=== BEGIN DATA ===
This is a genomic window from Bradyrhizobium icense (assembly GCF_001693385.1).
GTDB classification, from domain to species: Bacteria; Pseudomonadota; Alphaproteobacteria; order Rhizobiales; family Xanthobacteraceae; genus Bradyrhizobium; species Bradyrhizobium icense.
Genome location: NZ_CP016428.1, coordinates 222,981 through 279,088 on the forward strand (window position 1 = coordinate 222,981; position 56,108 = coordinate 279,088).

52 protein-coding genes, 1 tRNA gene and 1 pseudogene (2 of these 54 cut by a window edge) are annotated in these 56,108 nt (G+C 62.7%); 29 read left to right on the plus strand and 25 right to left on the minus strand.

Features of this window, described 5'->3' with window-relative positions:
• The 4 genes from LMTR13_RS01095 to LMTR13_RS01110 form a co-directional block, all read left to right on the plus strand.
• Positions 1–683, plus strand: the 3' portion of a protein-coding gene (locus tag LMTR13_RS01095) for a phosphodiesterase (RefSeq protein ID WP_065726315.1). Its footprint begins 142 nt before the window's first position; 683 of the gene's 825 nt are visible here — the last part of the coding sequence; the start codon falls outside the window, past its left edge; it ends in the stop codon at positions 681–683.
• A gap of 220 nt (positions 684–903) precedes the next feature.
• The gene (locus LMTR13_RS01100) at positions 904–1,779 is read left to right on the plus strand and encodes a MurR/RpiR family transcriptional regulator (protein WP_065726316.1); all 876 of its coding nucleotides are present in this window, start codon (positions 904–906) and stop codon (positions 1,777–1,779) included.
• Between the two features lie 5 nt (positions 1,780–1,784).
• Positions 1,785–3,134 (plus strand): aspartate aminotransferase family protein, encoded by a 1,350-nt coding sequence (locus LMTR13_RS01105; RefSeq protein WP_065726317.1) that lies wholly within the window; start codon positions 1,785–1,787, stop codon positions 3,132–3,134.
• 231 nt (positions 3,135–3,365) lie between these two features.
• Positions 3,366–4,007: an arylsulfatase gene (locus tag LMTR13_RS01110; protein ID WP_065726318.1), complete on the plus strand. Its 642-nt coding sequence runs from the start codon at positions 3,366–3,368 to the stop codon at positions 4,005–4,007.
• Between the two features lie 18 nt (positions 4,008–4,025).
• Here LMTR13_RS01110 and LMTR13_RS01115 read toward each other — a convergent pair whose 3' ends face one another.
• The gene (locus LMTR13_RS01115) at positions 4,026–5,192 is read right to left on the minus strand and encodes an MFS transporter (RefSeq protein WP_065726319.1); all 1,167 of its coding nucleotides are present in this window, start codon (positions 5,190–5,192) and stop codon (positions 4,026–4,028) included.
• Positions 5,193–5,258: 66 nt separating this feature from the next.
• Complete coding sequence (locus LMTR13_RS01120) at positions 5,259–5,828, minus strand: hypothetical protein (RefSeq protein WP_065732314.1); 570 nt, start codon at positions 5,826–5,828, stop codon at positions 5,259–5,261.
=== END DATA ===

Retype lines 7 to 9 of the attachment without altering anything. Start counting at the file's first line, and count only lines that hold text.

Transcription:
• Positions 1–683, plus strand: the 3' portion of a protein-coding gene (locus tag LMTR13_RS01095) for a phosphodiesterase (RefSeq protein ID WP_065726315.1). Its footprint begins 142 nt before the window's first position; 683 of the gene's 825 nt are visible here — the last part of the coding sequence; the start codon falls outside the window, past its left edge; it ends in the stop codon at positions 681–683.
• A gap of 220 nt (positions 684–903) precedes the next feature.
• The gene (locus LMTR13_RS01100) at positions 904–1,779 is read left to right on the plus strand and encodes a MurR/RpiR family transcriptional regulator (protein WP_065726316.1); all 876 of its coding nucleotides are present in this window, start codon (positions 904–906) and stop codon (positions 1,777–1,779) included.